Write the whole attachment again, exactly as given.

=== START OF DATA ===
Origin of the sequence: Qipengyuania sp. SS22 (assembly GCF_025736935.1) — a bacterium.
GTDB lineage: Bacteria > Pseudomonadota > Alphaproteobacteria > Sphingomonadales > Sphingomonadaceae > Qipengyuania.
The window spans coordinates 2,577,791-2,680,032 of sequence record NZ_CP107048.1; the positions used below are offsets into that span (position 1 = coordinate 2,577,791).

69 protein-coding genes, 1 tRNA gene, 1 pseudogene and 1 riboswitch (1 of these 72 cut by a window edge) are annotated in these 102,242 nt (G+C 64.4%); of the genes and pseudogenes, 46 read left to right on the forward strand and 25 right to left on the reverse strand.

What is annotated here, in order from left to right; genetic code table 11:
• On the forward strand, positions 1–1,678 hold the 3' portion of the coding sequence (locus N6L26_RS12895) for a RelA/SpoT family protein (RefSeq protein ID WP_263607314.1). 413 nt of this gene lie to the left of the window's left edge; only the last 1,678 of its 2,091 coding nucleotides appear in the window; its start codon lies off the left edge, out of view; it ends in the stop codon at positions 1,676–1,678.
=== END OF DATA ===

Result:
Origin of the sequence: Qipengyuania sp. SS22 (assembly GCF_025736935.1) — a bacterium.
GTDB lineage: Bacteria > Pseudomonadota > Alphaproteobacteria > Sphingomonadales > Sphingomonadaceae > Qipengyuania.
The window spans coordinates 2,577,791-2,680,032 of sequence record NZ_CP107048.1; the positions used below are offsets into that span (position 1 = coordinate 2,577,791).

69 protein-coding genes, 1 tRNA gene, 1 pseudogene and 1 riboswitch (1 of these 72 cut by a window edge) are annotated in these 102,242 nt (G+C 64.4%); of the genes and pseudogenes, 46 read left to right on the forward strand and 25 right to left on the reverse strand.

What is annotated here, in order from left to right; genetic code table 11:
• On the forward strand, positions 1–1,678 hold the 3' portion of the coding sequence (locus N6L26_RS12895) for a RelA/SpoT family protein (RefSeq protein ID WP_263607314.1). 413 nt of this gene lie to the left of the window's left edge; only the last 1,678 of its 2,091 coding nucleotides appear in the window; its start codon lies off the left edge, out of view; it ends in the stop codon at positions 1,676–1,678.